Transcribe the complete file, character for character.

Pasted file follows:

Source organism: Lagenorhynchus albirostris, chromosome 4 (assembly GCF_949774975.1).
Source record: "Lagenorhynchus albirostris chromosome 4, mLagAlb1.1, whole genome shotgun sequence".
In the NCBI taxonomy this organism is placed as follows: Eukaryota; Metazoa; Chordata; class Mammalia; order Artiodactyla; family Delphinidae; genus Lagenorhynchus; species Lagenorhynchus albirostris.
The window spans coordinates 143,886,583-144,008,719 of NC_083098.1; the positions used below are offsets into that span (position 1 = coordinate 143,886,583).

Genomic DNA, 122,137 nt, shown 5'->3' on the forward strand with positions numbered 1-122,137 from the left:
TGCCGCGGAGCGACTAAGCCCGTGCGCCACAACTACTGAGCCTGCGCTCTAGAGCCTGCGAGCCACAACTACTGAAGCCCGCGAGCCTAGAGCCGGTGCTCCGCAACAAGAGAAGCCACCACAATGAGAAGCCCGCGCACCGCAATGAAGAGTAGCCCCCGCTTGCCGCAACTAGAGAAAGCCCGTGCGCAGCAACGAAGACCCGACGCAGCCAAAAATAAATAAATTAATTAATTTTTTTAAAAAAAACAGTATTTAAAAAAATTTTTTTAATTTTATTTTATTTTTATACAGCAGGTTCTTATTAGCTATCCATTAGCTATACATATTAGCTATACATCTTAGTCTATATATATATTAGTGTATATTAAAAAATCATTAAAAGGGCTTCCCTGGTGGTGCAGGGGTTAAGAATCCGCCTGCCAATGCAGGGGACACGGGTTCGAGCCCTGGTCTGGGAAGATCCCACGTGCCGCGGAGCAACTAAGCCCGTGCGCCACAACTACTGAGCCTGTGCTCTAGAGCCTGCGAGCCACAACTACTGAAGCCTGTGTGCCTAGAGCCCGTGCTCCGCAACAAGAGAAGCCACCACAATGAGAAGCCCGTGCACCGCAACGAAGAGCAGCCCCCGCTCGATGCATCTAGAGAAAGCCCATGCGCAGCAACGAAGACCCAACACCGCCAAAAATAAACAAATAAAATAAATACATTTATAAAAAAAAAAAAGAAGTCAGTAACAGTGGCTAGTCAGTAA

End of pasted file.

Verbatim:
Source organism: Lagenorhynchus albirostris, chromosome 4 (assembly GCF_949774975.1).
Source record: "Lagenorhynchus albirostris chromosome 4, mLagAlb1.1, whole genome shotgun sequence".
In the NCBI taxonomy this organism is placed as follows: Eukaryota; Metazoa; Chordata; class Mammalia; order Artiodactyla; family Delphinidae; genus Lagenorhynchus; species Lagenorhynchus albirostris.
The window spans coordinates 143,886,583-144,008,719 of NC_083098.1; the positions used below are offsets into that span (position 1 = coordinate 143,886,583).

Genomic DNA, 122,137 nt, shown 5'->3' on the forward strand with positions numbered 1-122,137 from the left:
TGCCGCGGAGCGACTAAGCCCGTGCGCCACAACTACTGAGCCTGCGCTCTAGAGCCTGCGAGCCACAACTACTGAAGCCCGCGAGCCTAGAGCCGGTGCTCCGCAACAAGAGAAGCCACCACAATGAGAAGCCCGCGCACCGCAATGAAGAGTAGCCCCCGCTTGCCGCAACTAGAGAAAGCCCGTGCGCAGCAACGAAGACCCGACGCAGCCAAAAATAAATAAATTAATTAATTTTTTTAAAAAAAACAGTATTTAAAAAAATTTTTTTAATTTTATTTTATTTTTATACAGCAGGTTCTTATTAGCTATCCATTAGCTATACATATTAGCTATACATCTTAGTCTATATATATATTAGTGTATATTAAAAAATCATTAAAAGGGCTTCCCTGGTGGTGCAGGGGTTAAGAATCCGCCTGCCAATGCAGGGGACACGGGTTCGAGCCCTGGTCTGGGAAGATCCCACGTGCCGCGGAGCAACTAAGCCCGTGCGCCACAACTACTGAGCCTGTGCTCTAGAGCCTGCGAGCCACAACTACTGAAGCCTGTGTGCCTAGAGCCCGTGCTCCGCAACAAGAGAAGCCACCACAATGAGAAGCCCGTGCACCGCAACGAAGAGCAGCCCCCGCTCGATGCATCTAGAGAAAGCCCATGCGCAGCAACGAAGACCCAACACCGCCAAAAATAAACAAATAAAATAAATACATTTATAAAAAAAAAAAAGAAGTCAGTAACAGTGGCTAGTCAGTAA